In my life not only as a Logo Designer, but one who actively takes part in the contest ‘circuit’, you’d be surprised how many blatantly stolen designs or Free to Download ‘insert-name-here’ clipart templates i come across on a daily basis,
Nobody can blame anybody looking to save a few quid using budget contest sites and there are indeed a number of decent, talented designers that frequent the job boards picking up projects ( i’m one of them!) BUT, there are huge detrimental risks when dealing with unregulated, unaccountable and untraceable designers that many of us in the trade know about but that are not often shared. Risks that can wreck a client’s business and negate the whole point of getting a logo in the process.
As the name suggests, Designers, like any artists (musicians, writers etc.) may like to ‘borrow’ ideas off each other from time to time. What could loosely be called ‘inspiration’ (or, a cover version or homage in other fields) can vary in degree and sometimes oversteps the mark entirely becoming plagiarism. Identical re-creation of other designer’s work is of course very much frowned upon but, like art or money forgery would at least require some skill and effort(!). Even worse than that though, some’designers’ will just right click and copy and paste someone’s work in it’s entirety, passing it off as their own and just change the name underneath or within it to that of the contest holder’s choice and it’s this last one that you’re most likely to come across.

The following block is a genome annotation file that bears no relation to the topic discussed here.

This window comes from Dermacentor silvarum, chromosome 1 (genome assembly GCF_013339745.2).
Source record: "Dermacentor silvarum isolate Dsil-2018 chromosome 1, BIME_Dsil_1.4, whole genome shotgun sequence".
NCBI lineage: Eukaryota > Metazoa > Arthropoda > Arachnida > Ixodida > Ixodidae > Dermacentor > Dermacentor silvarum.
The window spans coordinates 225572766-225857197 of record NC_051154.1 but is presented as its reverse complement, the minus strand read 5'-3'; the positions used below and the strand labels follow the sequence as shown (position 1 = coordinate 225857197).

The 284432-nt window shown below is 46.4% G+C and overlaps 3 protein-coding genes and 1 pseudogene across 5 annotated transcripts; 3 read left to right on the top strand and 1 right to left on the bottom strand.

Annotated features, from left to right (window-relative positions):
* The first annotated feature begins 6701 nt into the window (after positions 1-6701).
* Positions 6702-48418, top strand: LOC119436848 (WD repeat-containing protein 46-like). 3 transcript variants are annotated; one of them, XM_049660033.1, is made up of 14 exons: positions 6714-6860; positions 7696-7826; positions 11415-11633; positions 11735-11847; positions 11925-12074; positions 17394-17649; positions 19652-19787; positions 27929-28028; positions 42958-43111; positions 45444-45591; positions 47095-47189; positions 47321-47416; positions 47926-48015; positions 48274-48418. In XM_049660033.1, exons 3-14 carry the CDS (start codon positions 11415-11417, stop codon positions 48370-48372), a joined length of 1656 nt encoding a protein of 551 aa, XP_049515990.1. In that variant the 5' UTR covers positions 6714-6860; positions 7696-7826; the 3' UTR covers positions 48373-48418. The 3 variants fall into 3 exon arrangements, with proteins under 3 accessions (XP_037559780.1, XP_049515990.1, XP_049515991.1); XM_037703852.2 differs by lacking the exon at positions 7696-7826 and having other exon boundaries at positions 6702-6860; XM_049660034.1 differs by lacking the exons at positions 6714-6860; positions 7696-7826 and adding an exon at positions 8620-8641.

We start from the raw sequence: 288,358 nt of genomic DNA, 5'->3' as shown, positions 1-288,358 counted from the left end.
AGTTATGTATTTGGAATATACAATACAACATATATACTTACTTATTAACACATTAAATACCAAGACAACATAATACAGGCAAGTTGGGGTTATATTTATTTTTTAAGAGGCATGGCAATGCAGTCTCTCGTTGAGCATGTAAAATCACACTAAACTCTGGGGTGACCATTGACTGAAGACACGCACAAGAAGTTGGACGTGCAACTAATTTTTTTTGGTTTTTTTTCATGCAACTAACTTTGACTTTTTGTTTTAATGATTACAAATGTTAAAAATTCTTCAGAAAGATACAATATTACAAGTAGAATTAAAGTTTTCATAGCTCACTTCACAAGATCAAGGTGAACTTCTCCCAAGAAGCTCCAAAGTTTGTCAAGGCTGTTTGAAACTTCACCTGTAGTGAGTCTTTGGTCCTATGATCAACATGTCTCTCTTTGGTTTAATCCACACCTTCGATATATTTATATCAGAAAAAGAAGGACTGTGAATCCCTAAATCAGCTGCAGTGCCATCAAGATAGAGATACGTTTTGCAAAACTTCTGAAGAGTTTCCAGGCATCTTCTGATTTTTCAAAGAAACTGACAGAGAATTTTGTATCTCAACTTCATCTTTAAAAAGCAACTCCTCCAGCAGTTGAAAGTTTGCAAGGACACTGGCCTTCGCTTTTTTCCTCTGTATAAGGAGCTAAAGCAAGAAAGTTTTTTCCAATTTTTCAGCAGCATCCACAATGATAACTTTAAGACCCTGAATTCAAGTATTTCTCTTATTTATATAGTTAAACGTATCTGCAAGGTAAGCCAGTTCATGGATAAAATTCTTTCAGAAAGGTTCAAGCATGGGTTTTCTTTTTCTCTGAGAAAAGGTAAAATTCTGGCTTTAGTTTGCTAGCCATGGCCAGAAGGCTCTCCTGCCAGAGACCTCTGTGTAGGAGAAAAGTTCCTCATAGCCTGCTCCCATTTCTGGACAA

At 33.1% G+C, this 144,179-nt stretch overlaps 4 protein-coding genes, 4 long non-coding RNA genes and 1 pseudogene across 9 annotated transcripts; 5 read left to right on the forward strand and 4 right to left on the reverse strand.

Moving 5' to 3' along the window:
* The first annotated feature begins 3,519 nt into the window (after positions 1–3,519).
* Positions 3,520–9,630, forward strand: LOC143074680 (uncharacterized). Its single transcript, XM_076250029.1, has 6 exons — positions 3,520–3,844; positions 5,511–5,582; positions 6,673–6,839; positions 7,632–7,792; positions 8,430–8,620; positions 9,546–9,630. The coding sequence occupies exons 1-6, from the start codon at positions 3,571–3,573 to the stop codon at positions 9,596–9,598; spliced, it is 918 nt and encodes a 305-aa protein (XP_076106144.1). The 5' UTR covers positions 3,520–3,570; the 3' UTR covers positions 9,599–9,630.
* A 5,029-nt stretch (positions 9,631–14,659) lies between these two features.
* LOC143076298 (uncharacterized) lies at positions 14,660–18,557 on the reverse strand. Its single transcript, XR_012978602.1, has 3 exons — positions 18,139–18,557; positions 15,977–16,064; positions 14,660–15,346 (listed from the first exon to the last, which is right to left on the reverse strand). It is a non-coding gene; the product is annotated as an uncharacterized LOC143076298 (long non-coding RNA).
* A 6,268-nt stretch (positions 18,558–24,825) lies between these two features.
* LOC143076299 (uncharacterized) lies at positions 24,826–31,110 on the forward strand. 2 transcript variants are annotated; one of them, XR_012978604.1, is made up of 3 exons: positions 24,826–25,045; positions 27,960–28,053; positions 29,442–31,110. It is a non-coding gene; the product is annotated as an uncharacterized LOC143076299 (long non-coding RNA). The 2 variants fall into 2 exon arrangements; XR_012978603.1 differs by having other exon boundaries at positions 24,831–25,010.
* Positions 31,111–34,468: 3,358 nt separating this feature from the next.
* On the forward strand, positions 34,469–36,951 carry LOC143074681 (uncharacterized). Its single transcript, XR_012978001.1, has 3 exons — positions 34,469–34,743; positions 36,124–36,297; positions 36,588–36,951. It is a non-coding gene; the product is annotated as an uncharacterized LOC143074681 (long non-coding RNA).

Each contest I’ve entered in the last 12 months I can usually see at a glance, 90% of submissions are copied ideas or compiled with free clipart off the internet. about 50% of them are plagiarised or outright stolen. it’s rife. The sad thing is, in my experience, 75% of the contest holders go for the trap (well if it wasn’t nice work, nobody would’ve bother copying it would they?) and it’s not uncommon to see the same contest holder appear a week or two later running the same contest again but with a big bold lettering this time ‘NO COPIES’ or ‘NO CLIPART’ and warnings of reporting any offenders (that’s never a repellent, they’ll be bombarded by more and fall for it again!).